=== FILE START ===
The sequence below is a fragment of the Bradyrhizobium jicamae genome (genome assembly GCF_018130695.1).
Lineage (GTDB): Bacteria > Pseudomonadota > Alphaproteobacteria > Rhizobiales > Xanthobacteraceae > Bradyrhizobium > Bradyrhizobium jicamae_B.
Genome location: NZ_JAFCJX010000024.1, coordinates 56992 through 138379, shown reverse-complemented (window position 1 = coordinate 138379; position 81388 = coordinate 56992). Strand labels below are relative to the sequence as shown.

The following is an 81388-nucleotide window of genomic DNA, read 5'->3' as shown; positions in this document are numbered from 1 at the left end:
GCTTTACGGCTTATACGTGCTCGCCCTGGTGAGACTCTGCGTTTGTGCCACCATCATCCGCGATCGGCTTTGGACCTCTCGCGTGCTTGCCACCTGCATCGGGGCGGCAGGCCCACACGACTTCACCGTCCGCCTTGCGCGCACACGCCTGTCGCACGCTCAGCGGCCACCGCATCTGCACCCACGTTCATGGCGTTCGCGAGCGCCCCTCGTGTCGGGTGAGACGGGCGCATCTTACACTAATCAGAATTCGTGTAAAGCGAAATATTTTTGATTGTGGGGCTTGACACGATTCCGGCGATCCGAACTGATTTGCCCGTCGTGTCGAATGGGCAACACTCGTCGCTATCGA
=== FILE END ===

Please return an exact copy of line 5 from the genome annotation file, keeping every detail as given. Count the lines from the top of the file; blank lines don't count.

GCTTTACGGCTTATACGTGCTCGCCCTGGTGAGACTCTGCGTTTGTGCCACCATCATCCGCGATCGGCTTTGGACCTCTCGCGTGCTTGCCACCTGCATCGGGGCGGCAGGCCCACACGACTTCACCGTCCGCCTTGCGCGCACACGCCTGTCGCACGCTCAGCGGCCACCGCATCTGCACCCACGTTCATGGCGTTCGCGAGCGCCCCTCGTGTCGGGTGAGACGGGCGCATCTTACACTAATCAGAATTCGTGTAAAGCGAAATATTTTTGATTGTGGGGCTTGACACGATTCCGGCGATCCGAACTGATTTGCCCGTCGTGTCGAATGGGCAACACTCGTCGCTATCGA